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Fernando Amorsolo ( 1892 - 1972 )



Works / Contributions


Fernando C. Amorsolo, was born on May 30, 1892 in Paco, Manila. He spent the first 13 years of his youth in Daet, Camarines Norte.

He was a Nationalist Artist.

Already a promising artist at an early age, he busied himself in the midst of rice fields and abaca plantations sketching animals, seascapes, and landscapes. He spent time copying pictures from calendars and sitting by a wharf drawing ships at sea. During the revolutionary period, he was attracted to the guardia civil in the streets of Daet; he took them as subjects for his painting and drew them well.

While in Daet, Fernando and his brothers studied in a public school and were tutored on how to read and write in Spanish at home. Unfortunately, his father’s death left the family destitute and Fernando had to stop studying after only three years of formal schooling.

In 1905, the family returned to Manila and stayed with the painter Don Fabian dela Rosa who was his mother’s first cousin. Under Don Fabian’s guidance, Fernando learned to mix paints and to wield the brush as his uncle’s apprentice.

At 17, Amorsolo enrolled at the art school of the Liceo de Manila where, aside from being a scholar, he excelled in drawing and other subjects, and won prizes in several design contests. Later, he graduated from the U.P. School of Fine arts in 1914.

At the age of 70, Amorsolo underwent a cataract operation, but this, did not stop him in making great works. In 1971, he underwent an ear operation. He also suffered from diabetes, arthritis, headache and occasional dizziness. He became weak, but still he continues his painting when he felt a little better.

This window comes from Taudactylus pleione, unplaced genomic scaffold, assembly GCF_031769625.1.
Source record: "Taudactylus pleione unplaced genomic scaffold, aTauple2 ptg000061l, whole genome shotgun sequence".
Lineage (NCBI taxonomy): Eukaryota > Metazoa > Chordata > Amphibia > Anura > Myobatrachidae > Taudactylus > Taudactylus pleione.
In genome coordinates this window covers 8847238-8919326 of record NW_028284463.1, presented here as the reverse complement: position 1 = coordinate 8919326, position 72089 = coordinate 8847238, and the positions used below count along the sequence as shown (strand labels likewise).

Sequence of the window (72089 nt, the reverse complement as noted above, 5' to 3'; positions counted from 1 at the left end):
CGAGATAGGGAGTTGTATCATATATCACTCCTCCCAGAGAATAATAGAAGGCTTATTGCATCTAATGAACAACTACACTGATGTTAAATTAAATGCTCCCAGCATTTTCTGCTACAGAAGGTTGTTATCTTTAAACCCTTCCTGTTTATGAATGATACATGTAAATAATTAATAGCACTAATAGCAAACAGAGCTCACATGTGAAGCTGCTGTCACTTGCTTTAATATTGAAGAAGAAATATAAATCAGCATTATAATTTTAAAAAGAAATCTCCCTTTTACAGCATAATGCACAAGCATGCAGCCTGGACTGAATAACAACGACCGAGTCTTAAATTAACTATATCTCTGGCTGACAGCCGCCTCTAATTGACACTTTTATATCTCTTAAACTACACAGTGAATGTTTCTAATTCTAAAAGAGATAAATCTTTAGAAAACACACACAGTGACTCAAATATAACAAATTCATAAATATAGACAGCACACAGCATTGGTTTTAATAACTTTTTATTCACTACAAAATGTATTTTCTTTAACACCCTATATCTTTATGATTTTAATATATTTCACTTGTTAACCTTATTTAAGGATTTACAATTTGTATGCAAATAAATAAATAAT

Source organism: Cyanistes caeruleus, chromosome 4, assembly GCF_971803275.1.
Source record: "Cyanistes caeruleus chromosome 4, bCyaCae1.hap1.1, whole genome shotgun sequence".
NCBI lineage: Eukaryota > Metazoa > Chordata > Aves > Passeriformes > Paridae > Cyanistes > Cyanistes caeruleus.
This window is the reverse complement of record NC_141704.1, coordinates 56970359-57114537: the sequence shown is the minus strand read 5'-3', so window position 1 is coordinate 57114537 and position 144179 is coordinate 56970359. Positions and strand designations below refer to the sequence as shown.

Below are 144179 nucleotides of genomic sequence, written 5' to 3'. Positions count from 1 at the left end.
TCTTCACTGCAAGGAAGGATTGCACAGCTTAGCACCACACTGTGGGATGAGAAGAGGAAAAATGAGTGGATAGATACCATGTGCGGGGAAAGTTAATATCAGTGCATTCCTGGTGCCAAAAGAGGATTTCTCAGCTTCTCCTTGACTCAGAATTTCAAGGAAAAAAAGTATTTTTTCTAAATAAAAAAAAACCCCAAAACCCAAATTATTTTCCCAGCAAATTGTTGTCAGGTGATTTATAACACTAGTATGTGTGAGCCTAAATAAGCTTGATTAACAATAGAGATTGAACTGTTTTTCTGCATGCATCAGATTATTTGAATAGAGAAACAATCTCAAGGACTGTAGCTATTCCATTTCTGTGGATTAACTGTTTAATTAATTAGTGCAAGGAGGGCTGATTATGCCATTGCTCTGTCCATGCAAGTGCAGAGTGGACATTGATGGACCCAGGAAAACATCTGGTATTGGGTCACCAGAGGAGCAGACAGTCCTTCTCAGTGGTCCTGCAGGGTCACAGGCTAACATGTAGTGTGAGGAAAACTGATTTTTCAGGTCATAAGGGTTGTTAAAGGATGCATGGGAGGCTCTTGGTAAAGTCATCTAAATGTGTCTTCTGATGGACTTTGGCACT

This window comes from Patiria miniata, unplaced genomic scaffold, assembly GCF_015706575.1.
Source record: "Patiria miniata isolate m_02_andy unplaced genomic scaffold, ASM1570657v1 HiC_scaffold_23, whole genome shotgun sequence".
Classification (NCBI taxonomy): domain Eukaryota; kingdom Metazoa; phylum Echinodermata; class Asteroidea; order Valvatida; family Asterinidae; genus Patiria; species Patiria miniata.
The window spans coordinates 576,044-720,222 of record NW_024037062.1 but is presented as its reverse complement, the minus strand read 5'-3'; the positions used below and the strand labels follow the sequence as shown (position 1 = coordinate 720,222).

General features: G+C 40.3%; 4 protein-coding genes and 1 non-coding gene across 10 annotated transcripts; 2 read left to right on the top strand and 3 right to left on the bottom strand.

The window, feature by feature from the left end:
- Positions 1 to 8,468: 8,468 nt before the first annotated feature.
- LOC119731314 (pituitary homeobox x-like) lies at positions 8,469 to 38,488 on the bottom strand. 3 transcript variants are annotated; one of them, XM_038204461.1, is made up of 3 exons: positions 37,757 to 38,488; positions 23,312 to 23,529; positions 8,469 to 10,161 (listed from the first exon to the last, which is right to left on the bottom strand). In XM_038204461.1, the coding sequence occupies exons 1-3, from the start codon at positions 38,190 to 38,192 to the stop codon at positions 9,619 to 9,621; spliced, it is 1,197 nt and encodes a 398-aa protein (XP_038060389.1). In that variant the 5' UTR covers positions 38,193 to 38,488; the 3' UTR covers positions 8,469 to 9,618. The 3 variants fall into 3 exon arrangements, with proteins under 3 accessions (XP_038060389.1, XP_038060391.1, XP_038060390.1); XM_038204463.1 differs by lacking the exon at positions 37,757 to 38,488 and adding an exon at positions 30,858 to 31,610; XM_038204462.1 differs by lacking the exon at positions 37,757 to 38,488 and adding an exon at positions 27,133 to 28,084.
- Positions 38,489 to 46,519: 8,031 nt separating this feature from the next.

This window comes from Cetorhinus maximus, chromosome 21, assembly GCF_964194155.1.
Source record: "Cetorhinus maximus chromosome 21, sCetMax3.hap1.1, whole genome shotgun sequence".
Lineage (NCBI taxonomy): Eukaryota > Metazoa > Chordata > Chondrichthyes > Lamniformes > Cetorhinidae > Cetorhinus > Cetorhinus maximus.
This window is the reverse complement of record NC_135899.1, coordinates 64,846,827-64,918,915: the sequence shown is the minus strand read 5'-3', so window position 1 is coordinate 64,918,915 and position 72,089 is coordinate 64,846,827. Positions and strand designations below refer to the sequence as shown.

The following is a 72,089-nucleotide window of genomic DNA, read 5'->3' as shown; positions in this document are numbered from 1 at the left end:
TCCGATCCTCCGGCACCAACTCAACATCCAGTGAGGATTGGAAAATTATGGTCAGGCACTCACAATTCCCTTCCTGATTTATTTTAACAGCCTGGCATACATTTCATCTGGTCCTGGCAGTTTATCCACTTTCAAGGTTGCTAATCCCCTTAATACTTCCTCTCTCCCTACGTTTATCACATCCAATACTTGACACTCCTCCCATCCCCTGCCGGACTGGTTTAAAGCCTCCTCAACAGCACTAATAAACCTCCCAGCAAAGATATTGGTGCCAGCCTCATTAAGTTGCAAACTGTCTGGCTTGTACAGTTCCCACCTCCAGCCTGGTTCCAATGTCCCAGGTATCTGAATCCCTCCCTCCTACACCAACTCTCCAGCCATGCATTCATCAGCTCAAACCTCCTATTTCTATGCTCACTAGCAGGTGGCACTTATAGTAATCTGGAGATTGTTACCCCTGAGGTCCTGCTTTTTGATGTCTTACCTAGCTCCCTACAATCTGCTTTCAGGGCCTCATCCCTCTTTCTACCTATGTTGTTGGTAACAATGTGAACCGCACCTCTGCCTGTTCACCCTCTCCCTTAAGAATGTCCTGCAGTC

Amorsolo was married twice. His first wife was Salud Jorge whom he married in 1916 and by whom he had six children. Widowed fifteen years later, he married Maria del Carmen. They had eight children.

On April 24,1972 he died of heart failure at St. Luke’s Hospital at the age of 79. Four days after his death, he was conferred the First Philippine National artist award at the Cultural Center of the Philippine by President Ferdinand E. Marcos.



His most notable work as a student was his painting of a young man and a young woman in a garden. That won for him the first prize in the art school exhibition in his graduation year.

Before graduating, he found a well-paying job at the Pacific Commercial Company. Shortly after his graduation, he was taken as an instructor in fine arts. At the same time, he also took a part-time job as draftsman in the Bureau of Public Works.

From among the professors under whom Amorsolo studied at the Liceo de Manila and at the University of the Philippines, Rafael Enriquez, Miguel Zaragosa, and Toribio Herrera influenced him most..

Amorsolo started to be known outside the country when he joined the Exposicion de Panama in 1914. His entries were a large portrait of U.S. president Woodrow Wilson and an intriguing piece entitled La Muerte de Socrates. In 1919, he caught the attention of Don Enrique Zobel, a wealthy businessman and father of the modernist painter Fernando Zobel. He was sent as a scholar to the well-known Academia de San Fernando.

The whole decade of the twenties was Amorsolo’s creative peak. During this period he developed his interpretation of Philippine sunlight and landscapes which remain his greatest contributions to Philippine painting.


Works / Contributions

At the grand Central Gallery in New York City in 1925, Amorsolo held a one-man show, which attracted many Americans who were interested in the Philippines. He won the First prize at the New York’s world Fair in 1929. In 1931, Amorsolo also exhibited one of his anecdotal paintings, “The Conversion of the Filipinos” at the Paris Exposition. He was also awarded a grand prize when he exhibited his paintings at Manila Carnival’s Commercial and Industrial Fair in 1927. Because of his distinguished achievements in art, he was named Outstanding Alumnus of the University of the Philippines in 1940.

To devote himself full time to painting , Amorsolo retired from the directorship of the U.P. School of Fine Arts in 1952. He confined himself to studio, painting from sunrise to sunset. His paintings became popular that he could hardly meet the demand for commissioned works, especially portraits. In recognition of his artistic prowess, many awards were given to him.


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